Article Text

  1. E Jamroz1,
  2. J Paprocka1,
  3. D Adamek2,
  4. M Adamowicz3,
  5. E Marsza1,
  6. R A Wevers4
  1. 1Child Neurology Department, Silesian Medical University, Katowice, Poland
  2. 2Department Of Neuropathology, Jagiellonian University, Krakow, Poland
  3. 3Laboratory Diagnostics Department, The Children’s Memorial Health Institute, Warsaw, Poland
  4. 4Laboratory Of Pediatrics And Neurology, Randboud University Nijmegen Medical Centre, Nijmegen, The Netherlands


Congenital disorders of glycosylation (CDG) constitutes a rapidly growing group of genetic disorders affecting mostly the nervous system and characterized by defective glycosylation of glycoproteins. Most disorders are caused by defects of N-glycans biosynthesis.

Two main groups of CDG are delineated on the basis of intracellular localisation of defects on the multistep biosynthesis pathway of N-glycans. Type I with twelve subtypes, denoted alphabetically from Ia to l, concerns defects of lipid-linked oligosaccharide (LLO) assembly on early steps of N-glycosylation, localised in cytoplasm and endoplasmic reticulum. Type II comprise six defects of N-glycan processing localised in the Golgi compartment. Patients with unrecognised primary defects are classified as CDG-Ix or CDG-IIx respectively.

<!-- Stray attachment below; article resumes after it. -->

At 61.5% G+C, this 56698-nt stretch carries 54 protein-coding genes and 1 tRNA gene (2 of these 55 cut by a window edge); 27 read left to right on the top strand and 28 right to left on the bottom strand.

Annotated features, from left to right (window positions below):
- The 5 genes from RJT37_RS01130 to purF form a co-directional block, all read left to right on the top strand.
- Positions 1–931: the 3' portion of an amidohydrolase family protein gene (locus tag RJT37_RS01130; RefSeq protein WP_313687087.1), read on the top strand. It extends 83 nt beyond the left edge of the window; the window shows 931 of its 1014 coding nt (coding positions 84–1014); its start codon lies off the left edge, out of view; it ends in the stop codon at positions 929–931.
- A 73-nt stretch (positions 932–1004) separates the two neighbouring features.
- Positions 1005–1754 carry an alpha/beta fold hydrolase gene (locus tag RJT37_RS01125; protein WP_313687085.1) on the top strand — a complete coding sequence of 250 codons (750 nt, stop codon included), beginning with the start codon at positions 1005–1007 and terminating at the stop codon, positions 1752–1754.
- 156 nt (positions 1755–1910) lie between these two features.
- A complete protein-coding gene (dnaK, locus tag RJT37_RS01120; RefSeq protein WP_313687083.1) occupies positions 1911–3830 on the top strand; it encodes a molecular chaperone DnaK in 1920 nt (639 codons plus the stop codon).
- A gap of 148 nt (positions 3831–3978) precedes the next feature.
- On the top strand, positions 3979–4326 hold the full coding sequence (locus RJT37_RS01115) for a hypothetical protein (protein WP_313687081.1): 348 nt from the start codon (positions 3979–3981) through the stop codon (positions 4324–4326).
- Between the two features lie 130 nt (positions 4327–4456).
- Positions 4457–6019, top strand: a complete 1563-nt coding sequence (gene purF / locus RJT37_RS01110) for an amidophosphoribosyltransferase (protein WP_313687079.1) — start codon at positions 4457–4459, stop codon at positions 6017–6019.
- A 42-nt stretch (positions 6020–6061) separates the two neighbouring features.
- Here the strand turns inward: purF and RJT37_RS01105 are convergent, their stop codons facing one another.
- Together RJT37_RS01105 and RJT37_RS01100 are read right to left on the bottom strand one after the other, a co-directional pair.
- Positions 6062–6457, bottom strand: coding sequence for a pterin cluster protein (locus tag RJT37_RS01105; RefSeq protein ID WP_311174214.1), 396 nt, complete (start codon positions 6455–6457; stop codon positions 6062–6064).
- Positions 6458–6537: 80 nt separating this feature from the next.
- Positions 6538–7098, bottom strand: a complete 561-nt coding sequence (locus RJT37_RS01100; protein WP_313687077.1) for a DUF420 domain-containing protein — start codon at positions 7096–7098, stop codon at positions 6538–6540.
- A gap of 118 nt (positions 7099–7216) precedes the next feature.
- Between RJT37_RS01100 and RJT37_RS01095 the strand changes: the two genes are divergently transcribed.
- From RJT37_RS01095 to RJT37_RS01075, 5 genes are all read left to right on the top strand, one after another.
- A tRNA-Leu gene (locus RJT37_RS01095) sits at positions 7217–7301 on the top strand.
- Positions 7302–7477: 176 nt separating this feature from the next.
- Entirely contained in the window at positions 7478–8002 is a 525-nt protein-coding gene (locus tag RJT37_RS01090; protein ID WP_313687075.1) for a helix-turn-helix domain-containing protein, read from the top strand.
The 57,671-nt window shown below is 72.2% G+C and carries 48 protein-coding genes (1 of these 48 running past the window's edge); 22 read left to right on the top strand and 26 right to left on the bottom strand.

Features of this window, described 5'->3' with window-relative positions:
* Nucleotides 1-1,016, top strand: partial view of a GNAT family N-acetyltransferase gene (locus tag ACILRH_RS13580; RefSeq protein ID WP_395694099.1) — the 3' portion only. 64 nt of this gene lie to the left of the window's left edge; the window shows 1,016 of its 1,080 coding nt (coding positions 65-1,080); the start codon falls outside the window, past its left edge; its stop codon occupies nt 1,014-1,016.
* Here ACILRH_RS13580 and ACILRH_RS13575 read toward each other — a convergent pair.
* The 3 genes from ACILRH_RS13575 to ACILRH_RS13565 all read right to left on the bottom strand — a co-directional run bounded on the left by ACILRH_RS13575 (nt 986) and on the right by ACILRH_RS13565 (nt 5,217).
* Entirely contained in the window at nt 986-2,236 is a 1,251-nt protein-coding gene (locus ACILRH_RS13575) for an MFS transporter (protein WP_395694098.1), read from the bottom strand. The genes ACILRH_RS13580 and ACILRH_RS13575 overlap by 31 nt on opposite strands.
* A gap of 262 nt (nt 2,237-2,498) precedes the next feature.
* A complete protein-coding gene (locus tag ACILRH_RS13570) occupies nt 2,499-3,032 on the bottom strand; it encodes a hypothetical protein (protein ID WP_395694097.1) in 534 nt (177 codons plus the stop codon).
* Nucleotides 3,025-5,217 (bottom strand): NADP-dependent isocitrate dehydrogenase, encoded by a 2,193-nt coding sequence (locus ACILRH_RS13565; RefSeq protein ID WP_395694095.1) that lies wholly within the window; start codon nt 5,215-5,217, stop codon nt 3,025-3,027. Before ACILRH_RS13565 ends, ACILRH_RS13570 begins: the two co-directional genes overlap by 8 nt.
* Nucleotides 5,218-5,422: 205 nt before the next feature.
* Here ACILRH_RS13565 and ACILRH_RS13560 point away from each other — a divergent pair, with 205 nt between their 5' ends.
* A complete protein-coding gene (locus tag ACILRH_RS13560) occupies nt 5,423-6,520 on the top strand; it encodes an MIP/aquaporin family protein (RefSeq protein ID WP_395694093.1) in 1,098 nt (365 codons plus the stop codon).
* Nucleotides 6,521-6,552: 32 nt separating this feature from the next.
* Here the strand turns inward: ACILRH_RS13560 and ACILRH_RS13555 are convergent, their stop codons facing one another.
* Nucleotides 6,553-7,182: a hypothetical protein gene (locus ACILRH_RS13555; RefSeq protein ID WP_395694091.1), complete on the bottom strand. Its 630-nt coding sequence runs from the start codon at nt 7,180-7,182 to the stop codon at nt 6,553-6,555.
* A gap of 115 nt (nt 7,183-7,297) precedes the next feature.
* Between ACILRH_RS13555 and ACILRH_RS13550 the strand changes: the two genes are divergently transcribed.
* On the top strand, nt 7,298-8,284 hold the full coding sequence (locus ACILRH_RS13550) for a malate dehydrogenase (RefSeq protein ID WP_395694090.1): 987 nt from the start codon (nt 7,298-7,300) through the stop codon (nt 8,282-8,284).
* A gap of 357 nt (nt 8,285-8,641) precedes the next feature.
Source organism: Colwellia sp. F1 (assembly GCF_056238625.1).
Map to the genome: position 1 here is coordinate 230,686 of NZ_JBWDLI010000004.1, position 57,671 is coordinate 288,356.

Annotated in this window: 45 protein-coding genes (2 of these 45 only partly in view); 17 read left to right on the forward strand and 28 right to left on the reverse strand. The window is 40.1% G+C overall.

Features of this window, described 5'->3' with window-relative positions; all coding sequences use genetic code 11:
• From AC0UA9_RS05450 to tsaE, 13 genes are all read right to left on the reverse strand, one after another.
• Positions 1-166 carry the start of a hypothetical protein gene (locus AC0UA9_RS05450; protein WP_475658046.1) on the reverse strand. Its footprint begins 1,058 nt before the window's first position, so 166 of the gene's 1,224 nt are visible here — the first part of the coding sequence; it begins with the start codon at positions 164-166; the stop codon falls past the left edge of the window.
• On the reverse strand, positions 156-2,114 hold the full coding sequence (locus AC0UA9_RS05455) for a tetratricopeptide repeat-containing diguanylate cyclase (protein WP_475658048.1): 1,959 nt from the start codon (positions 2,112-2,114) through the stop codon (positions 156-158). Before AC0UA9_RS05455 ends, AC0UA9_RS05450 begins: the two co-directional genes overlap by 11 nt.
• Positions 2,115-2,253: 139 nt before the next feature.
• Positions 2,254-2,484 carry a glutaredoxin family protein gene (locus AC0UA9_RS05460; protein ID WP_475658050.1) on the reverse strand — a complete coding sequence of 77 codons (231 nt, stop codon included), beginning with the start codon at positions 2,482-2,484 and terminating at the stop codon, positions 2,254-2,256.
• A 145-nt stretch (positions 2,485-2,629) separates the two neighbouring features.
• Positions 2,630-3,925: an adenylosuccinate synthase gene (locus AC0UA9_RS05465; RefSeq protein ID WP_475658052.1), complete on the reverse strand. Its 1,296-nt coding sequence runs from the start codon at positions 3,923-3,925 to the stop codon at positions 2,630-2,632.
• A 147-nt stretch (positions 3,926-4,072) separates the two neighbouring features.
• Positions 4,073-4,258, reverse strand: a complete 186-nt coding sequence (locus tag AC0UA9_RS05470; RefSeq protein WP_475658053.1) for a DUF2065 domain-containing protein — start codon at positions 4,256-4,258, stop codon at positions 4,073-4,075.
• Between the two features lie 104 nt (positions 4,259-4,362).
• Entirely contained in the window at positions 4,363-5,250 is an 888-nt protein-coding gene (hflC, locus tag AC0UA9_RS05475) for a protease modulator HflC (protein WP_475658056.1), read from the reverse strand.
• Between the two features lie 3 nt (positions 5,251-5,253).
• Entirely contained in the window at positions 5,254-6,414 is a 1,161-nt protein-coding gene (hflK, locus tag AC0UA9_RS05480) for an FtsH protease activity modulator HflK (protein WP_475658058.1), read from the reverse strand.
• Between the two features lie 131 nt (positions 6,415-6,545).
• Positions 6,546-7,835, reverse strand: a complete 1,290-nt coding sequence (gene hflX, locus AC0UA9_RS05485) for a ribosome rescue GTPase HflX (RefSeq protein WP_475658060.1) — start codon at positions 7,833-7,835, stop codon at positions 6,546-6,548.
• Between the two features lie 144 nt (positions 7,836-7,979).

The most common form is phosphomannomutase (PMM) deficiency or CDG-Ia with an autosomal recessive inheritance and incidence estimated at 1/20 000 – 1/50 000 live births. CDG Ia can manifest as severe multi-systemic disease of infancy or milder disorder with only neurological problems including ataxia, hypotonia and psychomotor retardation.

The aim of the study was to describe the clinical picture, molecular study and pathological findings in three children diagnosed with CDG (CDG-Ia, CDG-x).

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